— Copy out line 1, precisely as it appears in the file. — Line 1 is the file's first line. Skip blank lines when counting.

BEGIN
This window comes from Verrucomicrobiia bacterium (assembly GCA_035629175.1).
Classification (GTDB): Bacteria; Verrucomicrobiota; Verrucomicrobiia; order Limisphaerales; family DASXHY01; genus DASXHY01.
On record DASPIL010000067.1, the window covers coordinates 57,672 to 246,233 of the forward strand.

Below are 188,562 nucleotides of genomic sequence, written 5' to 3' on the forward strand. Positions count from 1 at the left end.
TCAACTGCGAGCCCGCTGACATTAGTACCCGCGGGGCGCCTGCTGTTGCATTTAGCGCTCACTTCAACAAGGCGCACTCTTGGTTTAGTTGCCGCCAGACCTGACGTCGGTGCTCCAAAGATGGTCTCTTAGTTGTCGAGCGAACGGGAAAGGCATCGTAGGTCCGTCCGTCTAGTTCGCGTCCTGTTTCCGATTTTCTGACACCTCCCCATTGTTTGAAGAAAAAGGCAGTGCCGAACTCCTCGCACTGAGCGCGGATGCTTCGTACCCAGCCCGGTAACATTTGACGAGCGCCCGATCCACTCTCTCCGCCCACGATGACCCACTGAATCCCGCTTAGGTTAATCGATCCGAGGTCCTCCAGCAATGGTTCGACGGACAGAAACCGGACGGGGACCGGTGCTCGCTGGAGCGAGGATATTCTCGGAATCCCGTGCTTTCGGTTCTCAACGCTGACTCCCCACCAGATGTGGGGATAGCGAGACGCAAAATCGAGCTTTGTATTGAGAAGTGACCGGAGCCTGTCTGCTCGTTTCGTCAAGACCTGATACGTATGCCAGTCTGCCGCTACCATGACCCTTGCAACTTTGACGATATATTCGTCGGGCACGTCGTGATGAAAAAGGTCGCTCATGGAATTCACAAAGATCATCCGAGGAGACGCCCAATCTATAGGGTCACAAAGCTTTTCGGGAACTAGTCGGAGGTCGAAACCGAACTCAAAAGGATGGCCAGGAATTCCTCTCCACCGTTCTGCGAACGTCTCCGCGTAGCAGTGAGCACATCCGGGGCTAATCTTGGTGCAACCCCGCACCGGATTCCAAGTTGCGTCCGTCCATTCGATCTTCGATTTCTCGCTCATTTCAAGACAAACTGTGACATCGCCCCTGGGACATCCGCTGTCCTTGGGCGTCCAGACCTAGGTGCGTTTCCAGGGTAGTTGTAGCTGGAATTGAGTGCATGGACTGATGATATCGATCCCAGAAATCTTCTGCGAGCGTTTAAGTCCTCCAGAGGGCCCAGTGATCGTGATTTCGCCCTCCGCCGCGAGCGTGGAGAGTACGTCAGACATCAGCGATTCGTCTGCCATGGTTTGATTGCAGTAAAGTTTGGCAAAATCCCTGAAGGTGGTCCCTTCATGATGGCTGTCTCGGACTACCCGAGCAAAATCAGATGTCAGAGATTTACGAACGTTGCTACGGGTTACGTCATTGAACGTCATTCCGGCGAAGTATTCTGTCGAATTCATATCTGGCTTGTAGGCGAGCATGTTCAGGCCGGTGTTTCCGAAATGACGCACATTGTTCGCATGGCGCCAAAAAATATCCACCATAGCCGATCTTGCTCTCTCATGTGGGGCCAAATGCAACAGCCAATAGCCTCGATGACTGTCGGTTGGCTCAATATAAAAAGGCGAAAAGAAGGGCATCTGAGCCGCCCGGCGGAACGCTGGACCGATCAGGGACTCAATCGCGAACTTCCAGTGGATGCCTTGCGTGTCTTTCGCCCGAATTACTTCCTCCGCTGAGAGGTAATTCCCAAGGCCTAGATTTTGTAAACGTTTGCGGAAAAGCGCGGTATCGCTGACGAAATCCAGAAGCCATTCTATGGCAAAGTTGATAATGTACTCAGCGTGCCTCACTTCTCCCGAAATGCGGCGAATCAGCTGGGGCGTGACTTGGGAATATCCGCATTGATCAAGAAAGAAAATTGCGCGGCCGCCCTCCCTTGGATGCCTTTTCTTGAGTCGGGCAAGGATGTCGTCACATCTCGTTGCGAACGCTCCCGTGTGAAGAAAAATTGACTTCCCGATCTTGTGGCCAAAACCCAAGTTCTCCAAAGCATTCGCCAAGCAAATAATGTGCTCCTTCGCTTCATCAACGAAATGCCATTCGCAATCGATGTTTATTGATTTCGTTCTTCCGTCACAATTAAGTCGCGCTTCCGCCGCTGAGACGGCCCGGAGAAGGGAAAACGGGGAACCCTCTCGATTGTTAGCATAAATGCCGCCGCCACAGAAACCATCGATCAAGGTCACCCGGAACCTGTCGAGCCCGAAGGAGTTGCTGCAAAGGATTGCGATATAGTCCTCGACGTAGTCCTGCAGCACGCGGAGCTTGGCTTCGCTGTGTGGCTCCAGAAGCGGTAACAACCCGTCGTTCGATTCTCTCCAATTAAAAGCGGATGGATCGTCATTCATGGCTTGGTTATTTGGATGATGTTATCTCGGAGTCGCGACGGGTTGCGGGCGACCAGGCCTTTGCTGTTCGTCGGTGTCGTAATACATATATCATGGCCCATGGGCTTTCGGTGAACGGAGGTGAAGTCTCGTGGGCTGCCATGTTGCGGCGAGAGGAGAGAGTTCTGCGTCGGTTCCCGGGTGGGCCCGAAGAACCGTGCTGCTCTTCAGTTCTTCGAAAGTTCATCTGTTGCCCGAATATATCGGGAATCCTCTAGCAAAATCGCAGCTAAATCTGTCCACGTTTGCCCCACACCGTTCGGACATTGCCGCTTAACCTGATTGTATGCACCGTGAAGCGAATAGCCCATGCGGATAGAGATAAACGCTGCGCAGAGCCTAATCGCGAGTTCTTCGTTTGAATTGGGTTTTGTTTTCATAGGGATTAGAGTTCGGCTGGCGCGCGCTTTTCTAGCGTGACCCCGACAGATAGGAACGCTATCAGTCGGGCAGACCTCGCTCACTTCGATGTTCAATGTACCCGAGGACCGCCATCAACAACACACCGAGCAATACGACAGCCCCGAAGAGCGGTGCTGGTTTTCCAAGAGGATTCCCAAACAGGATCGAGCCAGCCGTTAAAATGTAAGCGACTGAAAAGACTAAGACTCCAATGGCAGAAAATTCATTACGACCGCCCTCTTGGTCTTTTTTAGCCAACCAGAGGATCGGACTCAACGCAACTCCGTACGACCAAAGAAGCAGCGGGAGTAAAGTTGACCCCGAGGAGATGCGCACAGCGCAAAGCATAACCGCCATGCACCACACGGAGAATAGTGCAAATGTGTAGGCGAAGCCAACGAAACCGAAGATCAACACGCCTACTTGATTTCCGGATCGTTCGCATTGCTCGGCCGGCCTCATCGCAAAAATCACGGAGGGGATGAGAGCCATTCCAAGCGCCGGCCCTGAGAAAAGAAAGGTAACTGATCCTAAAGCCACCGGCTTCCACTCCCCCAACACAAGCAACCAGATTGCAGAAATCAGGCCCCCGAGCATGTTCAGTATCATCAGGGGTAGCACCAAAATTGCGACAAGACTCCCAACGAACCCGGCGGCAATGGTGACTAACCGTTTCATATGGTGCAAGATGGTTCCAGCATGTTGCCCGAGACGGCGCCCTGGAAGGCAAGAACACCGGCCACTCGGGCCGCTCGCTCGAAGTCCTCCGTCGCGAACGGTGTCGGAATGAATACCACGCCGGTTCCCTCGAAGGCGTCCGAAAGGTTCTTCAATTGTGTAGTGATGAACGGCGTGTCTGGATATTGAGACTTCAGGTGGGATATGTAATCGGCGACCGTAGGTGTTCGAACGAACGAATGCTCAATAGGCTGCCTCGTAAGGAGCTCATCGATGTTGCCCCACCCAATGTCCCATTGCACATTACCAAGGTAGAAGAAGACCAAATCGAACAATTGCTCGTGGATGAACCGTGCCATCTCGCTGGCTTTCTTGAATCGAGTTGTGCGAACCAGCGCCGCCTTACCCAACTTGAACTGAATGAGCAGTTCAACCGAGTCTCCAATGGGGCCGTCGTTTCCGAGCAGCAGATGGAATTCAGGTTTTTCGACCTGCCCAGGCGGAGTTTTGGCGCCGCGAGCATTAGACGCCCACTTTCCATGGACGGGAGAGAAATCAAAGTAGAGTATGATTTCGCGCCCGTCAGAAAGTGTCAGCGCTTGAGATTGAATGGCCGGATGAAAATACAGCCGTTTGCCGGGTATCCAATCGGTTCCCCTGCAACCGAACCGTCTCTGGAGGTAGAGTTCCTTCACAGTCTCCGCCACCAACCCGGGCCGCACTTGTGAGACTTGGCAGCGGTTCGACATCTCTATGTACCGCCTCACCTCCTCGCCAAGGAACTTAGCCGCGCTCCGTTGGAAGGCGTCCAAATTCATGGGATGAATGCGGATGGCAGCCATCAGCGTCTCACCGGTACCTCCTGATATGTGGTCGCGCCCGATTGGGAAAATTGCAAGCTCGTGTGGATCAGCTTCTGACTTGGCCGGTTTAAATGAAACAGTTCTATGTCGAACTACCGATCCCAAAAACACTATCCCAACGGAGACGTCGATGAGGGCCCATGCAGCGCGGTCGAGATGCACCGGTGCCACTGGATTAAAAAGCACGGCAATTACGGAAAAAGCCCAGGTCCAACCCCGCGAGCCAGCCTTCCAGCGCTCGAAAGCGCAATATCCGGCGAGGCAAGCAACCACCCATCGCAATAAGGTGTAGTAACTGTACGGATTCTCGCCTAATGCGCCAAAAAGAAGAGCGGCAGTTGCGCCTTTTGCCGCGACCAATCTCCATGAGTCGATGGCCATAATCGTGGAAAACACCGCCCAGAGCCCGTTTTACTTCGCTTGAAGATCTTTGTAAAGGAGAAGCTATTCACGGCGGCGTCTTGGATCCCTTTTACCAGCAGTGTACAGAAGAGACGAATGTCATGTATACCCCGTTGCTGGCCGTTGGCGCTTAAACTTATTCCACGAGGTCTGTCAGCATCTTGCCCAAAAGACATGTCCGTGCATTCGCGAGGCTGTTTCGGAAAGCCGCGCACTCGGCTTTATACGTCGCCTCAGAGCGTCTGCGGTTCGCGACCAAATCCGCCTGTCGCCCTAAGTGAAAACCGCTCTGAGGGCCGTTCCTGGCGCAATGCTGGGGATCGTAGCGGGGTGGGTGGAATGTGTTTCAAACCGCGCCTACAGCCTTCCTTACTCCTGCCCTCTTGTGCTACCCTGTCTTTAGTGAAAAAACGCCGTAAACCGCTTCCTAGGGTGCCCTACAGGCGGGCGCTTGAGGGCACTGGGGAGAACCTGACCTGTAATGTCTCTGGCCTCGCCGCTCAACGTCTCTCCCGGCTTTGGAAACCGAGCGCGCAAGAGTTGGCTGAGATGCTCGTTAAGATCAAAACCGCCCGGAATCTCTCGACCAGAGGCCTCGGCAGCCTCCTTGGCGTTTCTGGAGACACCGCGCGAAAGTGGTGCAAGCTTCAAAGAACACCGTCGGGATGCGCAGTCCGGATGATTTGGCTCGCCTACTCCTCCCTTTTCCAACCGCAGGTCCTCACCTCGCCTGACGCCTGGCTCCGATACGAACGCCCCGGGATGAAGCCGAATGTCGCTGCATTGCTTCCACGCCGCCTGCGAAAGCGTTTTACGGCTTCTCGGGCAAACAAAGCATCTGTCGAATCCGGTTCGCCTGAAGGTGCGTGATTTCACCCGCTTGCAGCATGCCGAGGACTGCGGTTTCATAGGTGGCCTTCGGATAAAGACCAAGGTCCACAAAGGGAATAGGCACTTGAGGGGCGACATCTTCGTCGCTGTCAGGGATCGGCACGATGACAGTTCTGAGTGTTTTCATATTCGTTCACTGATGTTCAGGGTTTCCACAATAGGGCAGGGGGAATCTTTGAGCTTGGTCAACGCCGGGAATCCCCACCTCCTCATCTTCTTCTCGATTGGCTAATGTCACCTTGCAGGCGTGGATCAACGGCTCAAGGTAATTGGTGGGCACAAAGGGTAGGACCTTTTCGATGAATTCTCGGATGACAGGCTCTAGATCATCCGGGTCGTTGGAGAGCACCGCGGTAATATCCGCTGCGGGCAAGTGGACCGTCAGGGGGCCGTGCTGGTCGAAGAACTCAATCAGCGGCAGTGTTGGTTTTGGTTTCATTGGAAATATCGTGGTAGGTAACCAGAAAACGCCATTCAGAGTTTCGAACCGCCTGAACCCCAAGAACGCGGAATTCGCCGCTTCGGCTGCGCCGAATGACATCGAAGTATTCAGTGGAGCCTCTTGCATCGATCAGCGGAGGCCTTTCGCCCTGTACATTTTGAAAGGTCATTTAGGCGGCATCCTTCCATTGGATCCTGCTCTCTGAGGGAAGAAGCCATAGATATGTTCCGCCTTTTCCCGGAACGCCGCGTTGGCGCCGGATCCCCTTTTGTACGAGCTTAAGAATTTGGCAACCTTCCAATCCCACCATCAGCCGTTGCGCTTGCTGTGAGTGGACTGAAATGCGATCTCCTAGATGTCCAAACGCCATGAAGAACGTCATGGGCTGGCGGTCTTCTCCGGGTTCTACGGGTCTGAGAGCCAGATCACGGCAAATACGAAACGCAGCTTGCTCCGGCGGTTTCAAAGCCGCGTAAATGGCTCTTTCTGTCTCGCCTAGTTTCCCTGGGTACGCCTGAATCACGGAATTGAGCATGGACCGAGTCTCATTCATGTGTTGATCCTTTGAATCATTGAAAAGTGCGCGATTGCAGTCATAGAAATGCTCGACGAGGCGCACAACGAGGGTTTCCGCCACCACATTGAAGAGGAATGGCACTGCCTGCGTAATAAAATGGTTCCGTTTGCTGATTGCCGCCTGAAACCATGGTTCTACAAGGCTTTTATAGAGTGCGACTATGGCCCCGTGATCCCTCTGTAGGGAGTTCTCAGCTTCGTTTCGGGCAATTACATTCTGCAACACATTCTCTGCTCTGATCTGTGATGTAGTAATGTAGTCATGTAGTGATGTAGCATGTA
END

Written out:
This window comes from Verrucomicrobiia bacterium (assembly GCA_035629175.1).